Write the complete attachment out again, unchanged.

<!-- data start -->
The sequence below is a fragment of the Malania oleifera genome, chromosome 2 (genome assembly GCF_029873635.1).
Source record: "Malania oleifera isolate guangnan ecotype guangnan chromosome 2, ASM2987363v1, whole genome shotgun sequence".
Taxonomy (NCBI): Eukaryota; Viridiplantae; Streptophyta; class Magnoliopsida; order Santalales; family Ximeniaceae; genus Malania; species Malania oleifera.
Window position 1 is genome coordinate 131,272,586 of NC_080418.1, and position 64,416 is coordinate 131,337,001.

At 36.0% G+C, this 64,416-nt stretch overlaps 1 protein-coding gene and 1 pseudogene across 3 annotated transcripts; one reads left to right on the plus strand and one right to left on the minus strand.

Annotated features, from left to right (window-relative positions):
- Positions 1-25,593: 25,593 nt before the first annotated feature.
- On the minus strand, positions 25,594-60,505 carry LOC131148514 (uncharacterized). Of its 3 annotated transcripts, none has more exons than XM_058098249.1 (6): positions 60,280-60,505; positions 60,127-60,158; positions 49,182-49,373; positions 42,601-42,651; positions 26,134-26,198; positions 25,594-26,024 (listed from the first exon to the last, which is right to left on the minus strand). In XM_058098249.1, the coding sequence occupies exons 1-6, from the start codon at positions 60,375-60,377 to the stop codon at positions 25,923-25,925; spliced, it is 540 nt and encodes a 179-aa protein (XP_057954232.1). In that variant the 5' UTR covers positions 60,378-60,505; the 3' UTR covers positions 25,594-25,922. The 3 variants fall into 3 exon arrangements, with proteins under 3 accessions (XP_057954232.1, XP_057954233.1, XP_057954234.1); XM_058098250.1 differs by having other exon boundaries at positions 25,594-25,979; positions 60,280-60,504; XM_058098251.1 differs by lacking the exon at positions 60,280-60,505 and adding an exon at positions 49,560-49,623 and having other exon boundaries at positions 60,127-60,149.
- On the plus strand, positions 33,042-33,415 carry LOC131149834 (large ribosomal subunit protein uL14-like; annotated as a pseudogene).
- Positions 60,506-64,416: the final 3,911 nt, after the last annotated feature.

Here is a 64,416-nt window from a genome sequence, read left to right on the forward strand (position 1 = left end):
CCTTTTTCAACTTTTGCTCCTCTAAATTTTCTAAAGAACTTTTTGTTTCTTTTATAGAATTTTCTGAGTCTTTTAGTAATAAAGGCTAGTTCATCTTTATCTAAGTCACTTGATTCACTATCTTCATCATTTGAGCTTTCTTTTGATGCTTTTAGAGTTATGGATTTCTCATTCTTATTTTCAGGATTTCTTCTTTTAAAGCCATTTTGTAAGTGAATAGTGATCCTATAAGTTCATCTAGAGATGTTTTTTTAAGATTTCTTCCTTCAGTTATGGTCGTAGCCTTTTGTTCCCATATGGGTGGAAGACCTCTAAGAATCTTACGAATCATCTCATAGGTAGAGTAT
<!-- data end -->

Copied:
The sequence below is a fragment of the Malania oleifera genome, chromosome 2 (genome assembly GCF_029873635.1).
Source record: "Malania oleifera isolate guangnan ecotype guangnan chromosome 2, ASM2987363v1, whole genome shotgun sequence".
Taxonomy (NCBI): Eukaryota; Viridiplantae; Streptophyta; class Magnoliopsida; order Santalales; family Ximeniaceae; genus Malania; species Malania oleifera.
Window position 1 is genome coordinate 131,272,586 of NC_080418.1, and position 64,416 is coordinate 131,337,001.

At 36.0% G+C, this 64,416-nt stretch overlaps 1 protein-coding gene and 1 pseudogene across 3 annotated transcripts; one reads left to right on the plus strand and one right to left on the minus strand.

Annotated features, from left to right (window-relative positions):
- Positions 1-25,593: 25,593 nt before the first annotated feature.
- On the minus strand, positions 25,594-60,505 carry LOC131148514 (uncharacterized). Of its 3 annotated transcripts, none has more exons than XM_058098249.1 (6): positions 60,280-60,505; positions 60,127-60,158; positions 49,182-49,373; positions 42,601-42,651; positions 26,134-26,198; positions 25,594-26,024 (listed from the first exon to the last, which is right to left on the minus strand). In XM_058098249.1, the coding sequence occupies exons 1-6, from the start codon at positions 60,375-60,377 to the stop codon at positions 25,923-25,925; spliced, it is 540 nt and encodes a 179-aa protein (XP_057954232.1). In that variant the 5' UTR covers positions 60,378-60,505; the 3' UTR covers positions 25,594-25,922. The 3 variants fall into 3 exon arrangements, with proteins under 3 accessions (XP_057954232.1, XP_057954233.1, XP_057954234.1); XM_058098250.1 differs by having other exon boundaries at positions 25,594-25,979; positions 60,280-60,504; XM_058098251.1 differs by lacking the exon at positions 60,280-60,505 and adding an exon at positions 49,560-49,623 and having other exon boundaries at positions 60,127-60,149.
- On the plus strand, positions 33,042-33,415 carry LOC131149834 (large ribosomal subunit protein uL14-like; annotated as a pseudogene).
- Positions 60,506-64,416: the final 3,911 nt, after the last annotated feature.

Here is a 64,416-nt window from a genome sequence, read left to right on the forward strand (position 1 = left end):
CCTTTTTCAACTTTTGCTCCTCTAAATTTTCTAAAGAACTTTTTGTTTCTTTTATAGAATTTTCTGAGTCTTTTAGTAATAAAGGCTAGTTCATCTTTATCTAAGTCACTTGATTCACTATCTTCATCATTTGAGCTTTCTTTTGATGCTTTTAGAGTTATGGATTTCTCATTCTTATTTTCAGGATTTCTTCTTTTAAAGCCATTTTGTAAGTGAATAGTGATCCTATAAGTTCATCTAGAGATGTTTTTTTAAGATTTCTTCCTTCAGTTATGGTCGTAGCCTTTTGTTCCCATATGGGTGGAAGACCTCTAAGAATCTTACGAATCATCTCATAGGTAGAGTAT